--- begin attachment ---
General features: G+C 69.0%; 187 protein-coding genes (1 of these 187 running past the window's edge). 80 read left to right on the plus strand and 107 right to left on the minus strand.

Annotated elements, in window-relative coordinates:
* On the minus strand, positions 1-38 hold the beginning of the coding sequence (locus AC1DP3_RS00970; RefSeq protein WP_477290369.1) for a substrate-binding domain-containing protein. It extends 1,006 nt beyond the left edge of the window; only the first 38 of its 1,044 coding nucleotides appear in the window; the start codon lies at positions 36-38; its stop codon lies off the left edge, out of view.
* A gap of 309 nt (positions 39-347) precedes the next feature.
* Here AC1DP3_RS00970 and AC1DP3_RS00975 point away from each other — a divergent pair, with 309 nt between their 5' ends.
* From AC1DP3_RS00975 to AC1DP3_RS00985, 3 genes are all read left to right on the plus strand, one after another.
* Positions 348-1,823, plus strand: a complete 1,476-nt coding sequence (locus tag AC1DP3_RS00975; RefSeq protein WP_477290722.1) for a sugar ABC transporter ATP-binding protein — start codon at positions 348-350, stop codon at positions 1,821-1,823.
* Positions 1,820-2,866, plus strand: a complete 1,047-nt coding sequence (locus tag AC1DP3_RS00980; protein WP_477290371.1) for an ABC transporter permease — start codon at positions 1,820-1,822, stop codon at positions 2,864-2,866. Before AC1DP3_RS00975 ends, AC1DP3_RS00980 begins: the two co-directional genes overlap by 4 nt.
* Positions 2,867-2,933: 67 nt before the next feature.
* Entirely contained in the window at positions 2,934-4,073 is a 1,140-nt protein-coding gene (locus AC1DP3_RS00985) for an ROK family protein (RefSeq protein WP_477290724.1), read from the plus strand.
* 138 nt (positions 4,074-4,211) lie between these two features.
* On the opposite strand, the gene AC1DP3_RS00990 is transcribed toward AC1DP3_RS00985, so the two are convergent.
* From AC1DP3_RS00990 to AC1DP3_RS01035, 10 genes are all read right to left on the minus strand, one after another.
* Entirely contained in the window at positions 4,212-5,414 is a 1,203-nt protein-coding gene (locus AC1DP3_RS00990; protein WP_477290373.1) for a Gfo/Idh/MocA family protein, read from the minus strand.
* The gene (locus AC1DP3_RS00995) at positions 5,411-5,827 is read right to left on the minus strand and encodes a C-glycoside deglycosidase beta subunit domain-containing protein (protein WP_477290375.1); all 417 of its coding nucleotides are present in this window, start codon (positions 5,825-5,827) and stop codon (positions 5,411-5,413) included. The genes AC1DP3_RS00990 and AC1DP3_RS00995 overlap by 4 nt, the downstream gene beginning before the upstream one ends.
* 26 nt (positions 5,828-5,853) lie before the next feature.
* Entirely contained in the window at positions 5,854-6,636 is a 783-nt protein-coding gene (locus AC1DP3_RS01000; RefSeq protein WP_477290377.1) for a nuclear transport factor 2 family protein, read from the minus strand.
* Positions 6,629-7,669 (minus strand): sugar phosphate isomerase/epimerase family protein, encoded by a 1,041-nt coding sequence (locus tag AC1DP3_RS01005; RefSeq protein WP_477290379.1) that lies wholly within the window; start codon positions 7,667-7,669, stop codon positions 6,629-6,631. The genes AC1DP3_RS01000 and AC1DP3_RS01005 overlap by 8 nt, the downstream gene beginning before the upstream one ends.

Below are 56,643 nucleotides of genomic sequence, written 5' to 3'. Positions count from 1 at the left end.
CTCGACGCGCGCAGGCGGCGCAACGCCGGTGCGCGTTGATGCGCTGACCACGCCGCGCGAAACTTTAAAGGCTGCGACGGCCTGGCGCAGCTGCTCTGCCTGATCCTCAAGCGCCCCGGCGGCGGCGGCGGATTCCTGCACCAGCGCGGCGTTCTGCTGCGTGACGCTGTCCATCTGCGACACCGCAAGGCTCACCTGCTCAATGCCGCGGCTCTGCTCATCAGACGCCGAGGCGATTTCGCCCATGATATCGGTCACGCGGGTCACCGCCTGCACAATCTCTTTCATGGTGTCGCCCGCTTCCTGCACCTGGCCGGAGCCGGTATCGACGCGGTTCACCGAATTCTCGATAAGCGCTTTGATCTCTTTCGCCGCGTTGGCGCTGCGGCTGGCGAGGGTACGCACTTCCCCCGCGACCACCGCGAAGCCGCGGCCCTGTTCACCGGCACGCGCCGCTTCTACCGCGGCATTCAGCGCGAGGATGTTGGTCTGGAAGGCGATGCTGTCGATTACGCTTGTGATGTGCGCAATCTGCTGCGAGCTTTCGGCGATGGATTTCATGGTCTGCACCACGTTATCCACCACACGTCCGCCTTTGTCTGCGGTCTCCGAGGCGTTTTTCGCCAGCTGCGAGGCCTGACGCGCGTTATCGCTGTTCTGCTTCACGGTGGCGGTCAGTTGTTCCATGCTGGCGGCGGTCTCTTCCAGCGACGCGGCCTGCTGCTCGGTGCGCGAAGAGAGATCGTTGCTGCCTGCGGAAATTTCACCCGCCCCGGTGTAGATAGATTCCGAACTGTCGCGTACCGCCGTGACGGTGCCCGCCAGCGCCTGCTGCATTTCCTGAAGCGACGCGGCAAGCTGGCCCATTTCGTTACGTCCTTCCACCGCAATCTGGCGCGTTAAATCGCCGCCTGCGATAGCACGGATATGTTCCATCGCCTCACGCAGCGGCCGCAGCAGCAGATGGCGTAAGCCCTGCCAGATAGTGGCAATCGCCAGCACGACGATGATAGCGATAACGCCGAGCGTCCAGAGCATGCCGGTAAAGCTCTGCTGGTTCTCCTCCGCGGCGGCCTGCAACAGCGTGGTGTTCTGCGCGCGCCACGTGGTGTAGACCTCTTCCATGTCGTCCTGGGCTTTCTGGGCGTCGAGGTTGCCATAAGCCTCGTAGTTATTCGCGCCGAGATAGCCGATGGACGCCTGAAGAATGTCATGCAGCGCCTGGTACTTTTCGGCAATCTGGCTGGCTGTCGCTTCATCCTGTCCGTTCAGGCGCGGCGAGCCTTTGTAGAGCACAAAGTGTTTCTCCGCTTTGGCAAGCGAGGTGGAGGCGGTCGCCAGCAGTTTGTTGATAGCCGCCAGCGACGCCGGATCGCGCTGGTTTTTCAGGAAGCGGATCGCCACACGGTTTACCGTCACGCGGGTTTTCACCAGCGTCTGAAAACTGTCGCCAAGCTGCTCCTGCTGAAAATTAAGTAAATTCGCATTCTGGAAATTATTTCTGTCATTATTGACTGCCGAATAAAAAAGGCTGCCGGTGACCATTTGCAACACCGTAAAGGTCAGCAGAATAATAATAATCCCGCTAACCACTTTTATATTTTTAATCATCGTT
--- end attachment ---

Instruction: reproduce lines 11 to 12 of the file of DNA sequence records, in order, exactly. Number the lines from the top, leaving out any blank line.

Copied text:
* 138 nt (positions 4,074-4,211) lie between these two features.
* On the opposite strand, the gene AC1DP3_RS00990 is transcribed toward AC1DP3_RS00985, so the two are convergent.